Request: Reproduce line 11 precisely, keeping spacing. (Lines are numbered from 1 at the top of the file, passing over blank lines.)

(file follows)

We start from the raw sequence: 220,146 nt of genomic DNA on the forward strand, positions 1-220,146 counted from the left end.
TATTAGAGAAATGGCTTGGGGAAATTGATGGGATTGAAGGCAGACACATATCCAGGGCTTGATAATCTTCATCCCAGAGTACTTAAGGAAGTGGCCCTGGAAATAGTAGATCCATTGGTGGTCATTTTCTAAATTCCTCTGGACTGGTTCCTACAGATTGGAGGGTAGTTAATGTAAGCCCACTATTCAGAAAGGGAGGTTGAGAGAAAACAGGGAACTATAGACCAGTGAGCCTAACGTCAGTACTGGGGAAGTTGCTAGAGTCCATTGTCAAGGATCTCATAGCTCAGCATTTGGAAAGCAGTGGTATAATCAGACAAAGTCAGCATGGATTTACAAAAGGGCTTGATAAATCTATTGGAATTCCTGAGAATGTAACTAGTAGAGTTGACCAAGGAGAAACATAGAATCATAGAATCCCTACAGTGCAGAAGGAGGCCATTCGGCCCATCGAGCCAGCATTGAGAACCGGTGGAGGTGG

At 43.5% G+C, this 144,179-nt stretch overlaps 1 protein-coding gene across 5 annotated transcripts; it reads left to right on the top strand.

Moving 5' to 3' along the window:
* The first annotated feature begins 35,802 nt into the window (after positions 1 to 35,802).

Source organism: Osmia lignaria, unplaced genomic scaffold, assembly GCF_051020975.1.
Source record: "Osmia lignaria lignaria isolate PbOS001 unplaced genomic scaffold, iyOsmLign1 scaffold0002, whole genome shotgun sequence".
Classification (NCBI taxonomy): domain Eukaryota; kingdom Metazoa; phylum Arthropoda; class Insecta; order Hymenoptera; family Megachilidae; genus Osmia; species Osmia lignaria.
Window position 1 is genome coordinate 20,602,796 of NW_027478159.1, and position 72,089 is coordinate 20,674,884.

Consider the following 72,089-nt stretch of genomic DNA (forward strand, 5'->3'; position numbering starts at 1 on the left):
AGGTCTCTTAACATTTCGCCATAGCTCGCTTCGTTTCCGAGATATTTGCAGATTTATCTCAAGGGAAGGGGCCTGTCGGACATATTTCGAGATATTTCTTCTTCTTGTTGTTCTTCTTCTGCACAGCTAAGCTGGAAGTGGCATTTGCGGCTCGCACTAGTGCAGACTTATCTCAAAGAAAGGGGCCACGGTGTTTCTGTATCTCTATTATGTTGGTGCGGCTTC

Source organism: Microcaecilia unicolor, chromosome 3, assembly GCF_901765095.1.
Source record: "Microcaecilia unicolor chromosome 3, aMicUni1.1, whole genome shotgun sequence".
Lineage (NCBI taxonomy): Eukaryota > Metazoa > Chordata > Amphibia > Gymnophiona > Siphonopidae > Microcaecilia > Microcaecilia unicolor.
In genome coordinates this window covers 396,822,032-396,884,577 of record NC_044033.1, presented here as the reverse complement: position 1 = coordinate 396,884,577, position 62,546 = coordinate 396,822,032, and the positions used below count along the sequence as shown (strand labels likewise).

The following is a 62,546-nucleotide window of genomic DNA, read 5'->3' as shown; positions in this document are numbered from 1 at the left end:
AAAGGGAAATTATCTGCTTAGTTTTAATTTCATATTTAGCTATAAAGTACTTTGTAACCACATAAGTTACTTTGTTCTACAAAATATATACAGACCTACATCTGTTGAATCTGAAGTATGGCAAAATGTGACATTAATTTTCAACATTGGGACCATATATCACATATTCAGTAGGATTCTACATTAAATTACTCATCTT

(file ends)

AGGTCTCTTAACATTTCGCCATAGCTCGCTTCGTTTCCGAGATATTTGCAGATTTATCTCAAGGGAAGGGGCCTGTCGGACATATTTCGAGATATTTCTTCTTCTTGTTGTTCTTCTTCTGCACAGCTAAGCTGGAAGTGGCATTTGCGGCTCGCACTAGTGCAGACTTATCTCAAAGAAAGGGGCCACGGTGTTTCTGTATCTCTATTATGTTGGTGCGGCTTC